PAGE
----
A recent High Court case should serve as a reminder of the need to consider whether competition law issues may be relevant when organising a tender process, argues Helen Prandy.
Here in Cambridge there are many memorials to Thomas Hobson, the city innkeeper who used to tell customers that they could have any horse as long as it was the one closest to the stable door, an option which became known as Hobson's choice. Exhausted passengers arriving at Luton airport might have felt the same about their bus service to London had the basis on which the contracts were awarded not been successfully challenged recently in an interesting way from a public procurement perspective.
Although the principles behind the Public Contracts Regulations and Utilities Contracts Regulations (both) 2006 are to facilitate competition throughout the European Union, public procurement and general competition law are usually regarded as two quite separate regimes which, historically, have rarely had an impact on each other. In particular, competition law only applies to 'undertakings', that is, bodies engaged in economic activity generally involving competition on a market, and will look at how undertakings operate in the market including whether those that enjoy a dominant position, abuse that position to influence the market. In contrast, procurement law applies to public bodies or utilities who, depending on their activity, may or may not be treated as an undertaking for competition law purposes.
Increasingly, however, bodies subject to procurement law may also be undertakings (and this is especially the case in the utility sector) and a High Court judgment at the end of January 2014 shows how a competition law claim in the context of a procurement exercise might arise.
In Arriva the Shires Ltd v London Luton Airport  EWHC 64 (Ch) ("Arriva") the company which operates Luton airport (a utility for the purpose of the Utilities Contracts Regulations) was looking to award a concession to operate the coach service between the airport and London. The concession was extremely lucrative and the claimant was the incumbent provider. The concession included a 7-year exclusivity on the route plus a right of first refusal over new routes. Unfortunately for the claimant it lost out on the award of the contract by a process which, to public procurement lawyers at least, looks very far from ideal.
For the purpose of the trial the defendant accepted the assumption that it had a dominant position in the relevant market for the supply of facilities at the airport. The claim was brought on under two main grounds: (1) Abusive conduct relating to the tender process; and (2) Abusive conduct arising from the terms of the concession.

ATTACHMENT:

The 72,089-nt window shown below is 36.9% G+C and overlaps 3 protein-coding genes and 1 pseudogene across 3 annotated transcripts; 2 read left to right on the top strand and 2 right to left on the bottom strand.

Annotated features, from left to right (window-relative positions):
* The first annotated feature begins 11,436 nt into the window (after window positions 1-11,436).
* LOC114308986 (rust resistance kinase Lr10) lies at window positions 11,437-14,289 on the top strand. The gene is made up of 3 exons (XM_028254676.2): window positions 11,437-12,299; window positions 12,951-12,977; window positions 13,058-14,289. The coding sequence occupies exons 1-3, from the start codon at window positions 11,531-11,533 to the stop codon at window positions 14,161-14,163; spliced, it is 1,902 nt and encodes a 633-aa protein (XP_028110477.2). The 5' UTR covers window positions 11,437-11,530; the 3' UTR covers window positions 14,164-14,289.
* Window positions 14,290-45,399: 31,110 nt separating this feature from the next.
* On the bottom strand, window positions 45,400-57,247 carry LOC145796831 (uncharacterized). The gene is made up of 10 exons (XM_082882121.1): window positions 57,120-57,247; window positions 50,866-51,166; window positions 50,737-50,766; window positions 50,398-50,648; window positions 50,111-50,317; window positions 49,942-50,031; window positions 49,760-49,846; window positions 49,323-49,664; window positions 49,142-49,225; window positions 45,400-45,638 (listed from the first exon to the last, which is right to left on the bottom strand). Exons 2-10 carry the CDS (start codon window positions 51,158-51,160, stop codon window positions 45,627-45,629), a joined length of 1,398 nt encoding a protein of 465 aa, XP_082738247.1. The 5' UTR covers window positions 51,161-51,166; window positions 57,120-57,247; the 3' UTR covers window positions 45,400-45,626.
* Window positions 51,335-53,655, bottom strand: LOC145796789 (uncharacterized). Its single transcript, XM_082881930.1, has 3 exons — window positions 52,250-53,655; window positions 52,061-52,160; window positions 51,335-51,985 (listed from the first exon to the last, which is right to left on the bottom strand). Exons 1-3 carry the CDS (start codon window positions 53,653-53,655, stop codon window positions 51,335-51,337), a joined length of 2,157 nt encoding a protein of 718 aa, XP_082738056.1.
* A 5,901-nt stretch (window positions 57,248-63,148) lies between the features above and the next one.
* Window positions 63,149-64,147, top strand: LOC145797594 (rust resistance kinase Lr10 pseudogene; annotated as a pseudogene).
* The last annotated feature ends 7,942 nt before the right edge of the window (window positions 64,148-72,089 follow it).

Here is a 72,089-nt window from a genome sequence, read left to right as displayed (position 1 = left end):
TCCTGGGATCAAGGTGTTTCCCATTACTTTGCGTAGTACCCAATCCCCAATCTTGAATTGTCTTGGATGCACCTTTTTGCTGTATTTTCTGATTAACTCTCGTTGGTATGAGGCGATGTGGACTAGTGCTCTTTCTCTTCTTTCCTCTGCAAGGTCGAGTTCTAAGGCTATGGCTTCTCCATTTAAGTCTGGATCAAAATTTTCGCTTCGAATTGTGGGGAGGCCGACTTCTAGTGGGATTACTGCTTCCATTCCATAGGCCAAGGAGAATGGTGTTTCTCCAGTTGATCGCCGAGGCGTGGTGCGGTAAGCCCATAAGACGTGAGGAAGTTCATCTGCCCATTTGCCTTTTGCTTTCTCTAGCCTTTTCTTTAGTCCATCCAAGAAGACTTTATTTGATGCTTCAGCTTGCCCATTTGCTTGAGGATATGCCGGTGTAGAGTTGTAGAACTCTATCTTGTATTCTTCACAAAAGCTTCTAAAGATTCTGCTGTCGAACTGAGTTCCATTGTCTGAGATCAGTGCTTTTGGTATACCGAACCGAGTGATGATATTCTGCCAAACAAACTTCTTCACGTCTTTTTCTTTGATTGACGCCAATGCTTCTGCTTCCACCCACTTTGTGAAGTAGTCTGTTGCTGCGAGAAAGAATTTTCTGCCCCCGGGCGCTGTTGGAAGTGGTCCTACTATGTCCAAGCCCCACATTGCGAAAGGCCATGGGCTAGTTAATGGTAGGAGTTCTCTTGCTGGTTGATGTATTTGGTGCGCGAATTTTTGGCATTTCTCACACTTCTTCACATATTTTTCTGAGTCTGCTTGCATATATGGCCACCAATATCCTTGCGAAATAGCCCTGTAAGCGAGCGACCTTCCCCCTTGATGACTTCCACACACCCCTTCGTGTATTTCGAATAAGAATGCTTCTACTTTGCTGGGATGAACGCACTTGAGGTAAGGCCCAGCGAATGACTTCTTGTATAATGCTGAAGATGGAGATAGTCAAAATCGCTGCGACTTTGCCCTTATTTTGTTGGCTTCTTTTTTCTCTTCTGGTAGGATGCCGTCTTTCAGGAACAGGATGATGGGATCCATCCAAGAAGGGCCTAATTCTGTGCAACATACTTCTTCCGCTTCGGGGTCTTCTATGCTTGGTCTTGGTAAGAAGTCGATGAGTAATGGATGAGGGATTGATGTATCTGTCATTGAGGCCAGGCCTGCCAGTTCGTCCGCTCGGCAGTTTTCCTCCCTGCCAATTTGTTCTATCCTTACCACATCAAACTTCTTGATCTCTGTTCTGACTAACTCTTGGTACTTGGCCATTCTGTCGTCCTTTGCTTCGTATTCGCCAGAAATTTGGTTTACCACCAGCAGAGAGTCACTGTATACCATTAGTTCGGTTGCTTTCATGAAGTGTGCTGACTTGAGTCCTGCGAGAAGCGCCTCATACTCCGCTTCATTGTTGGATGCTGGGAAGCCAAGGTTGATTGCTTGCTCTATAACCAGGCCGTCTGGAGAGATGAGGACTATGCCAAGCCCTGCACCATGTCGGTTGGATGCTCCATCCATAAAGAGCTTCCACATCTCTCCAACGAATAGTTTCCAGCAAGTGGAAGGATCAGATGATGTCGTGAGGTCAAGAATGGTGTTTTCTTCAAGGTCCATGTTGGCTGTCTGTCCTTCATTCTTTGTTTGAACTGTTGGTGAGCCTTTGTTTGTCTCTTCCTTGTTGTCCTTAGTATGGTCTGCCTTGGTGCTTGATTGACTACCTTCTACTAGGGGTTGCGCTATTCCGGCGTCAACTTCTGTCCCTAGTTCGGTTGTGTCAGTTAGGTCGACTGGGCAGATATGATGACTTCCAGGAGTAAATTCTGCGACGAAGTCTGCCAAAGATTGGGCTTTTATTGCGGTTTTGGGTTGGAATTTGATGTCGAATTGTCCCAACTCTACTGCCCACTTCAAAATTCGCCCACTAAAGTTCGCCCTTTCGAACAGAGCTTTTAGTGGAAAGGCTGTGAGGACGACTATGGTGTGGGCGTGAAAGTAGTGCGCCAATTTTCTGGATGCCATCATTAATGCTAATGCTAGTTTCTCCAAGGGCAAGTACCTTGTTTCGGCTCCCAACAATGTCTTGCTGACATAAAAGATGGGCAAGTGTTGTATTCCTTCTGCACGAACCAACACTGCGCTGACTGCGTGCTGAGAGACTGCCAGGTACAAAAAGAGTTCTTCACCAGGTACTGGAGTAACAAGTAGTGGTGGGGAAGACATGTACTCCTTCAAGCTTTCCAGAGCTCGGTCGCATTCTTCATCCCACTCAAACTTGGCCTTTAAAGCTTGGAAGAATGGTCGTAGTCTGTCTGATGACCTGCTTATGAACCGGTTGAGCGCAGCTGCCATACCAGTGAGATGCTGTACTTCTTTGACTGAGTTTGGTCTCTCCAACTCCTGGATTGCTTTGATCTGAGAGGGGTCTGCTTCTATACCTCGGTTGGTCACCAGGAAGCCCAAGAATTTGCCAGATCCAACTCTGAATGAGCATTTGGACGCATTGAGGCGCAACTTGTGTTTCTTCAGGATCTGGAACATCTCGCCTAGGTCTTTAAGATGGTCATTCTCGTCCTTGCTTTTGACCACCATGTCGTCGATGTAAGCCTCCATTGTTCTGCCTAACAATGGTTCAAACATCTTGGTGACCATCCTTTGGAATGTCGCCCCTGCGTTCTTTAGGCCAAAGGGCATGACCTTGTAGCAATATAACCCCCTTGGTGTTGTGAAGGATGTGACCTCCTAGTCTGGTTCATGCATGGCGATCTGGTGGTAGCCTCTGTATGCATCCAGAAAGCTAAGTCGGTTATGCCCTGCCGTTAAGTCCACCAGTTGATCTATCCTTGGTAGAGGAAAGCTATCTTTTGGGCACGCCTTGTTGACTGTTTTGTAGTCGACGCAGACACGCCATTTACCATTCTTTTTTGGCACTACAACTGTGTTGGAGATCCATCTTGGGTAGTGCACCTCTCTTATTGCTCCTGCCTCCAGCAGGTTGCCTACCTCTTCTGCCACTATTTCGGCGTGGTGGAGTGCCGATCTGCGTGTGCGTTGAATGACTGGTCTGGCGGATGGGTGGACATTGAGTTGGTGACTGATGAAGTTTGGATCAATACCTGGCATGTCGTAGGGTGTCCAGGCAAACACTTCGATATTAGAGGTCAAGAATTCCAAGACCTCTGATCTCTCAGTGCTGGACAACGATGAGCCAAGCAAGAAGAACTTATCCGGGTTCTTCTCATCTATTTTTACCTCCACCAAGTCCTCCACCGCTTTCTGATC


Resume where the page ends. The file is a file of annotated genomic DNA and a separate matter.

As far as the tender process was concerned, it was also recognised that this was a concession and therefore outside the scope of the Regulations so although there were many aspects of the tender process which would have been considered unfair in the context of a traditional public procurement the judge found no fundamental issue describing it simply as "perhaps less than fair". The judge's conclusion on this point appears to have been heavily influenced by the claimant's bid being so far behind the winning bid that the defects in the tender process could not have changed the outcome, and thus that the claimant had suffered no loss.
However, in relation to the terms of the concession, and in particular the 7-year period of exclusivity, the judge made a clear finding that this amounted to an abuse of dominant position, that there was a clear distortive effect on the market, that the process had inappropriately emphasised the return to the defendant rather than the benefit to consumers and that there was no objective justification for the grant of exclusivity over a period of seven years. It is worth noting that under the new Concessions Directive which has been approved by the EU and is awaiting implementation in the UK that the benchmark for the length of a concession contract is 5 years unless a longer period would reasonably be required by the concessionaire to recoup its investment. Seven years therefore looks out of line with what the EU considers to be 'best practice' on concession contracts.
The case is a timely reminder of the need to consider whether competition law issues may be relevant when organising a tender process. This will particularly be the case for utilities, public bodies who are competing in the market and when considering the award of a concession. It raises three key points:
Firstly, because one of the bases of complaint in Arriva was the fairness of the tender process, the case indicates that the conduct of tenders may be scrutinised under the prohibition on abuse of dominant position.
Secondly, at least for now while we wait for the new Concessions Directive to come into force, the tendering of concessions may be more prone to competition law principles than a 'standard' procurement.
Thirdly, the judge in this case appeared to be strongly influenced by the evidence (relevant to competition claims) of the benefit to consumers and whether this was secured by the granting of an exclusive concession for such a long period. He considered that in this case, bids should have been evaluated on the basis of consumer benefit rather than the financial return to the defendant. This may mean that, where competition law does bite on the award of a concession, the evaluation of tenders and the terms of the concession should address the benefit to consumers.
So competition law is yet another factor which may need to be kept in mind both if you are an undertaking/contracting authority planning a procurement or a bidder who feels it has been unfairly excluded from a market.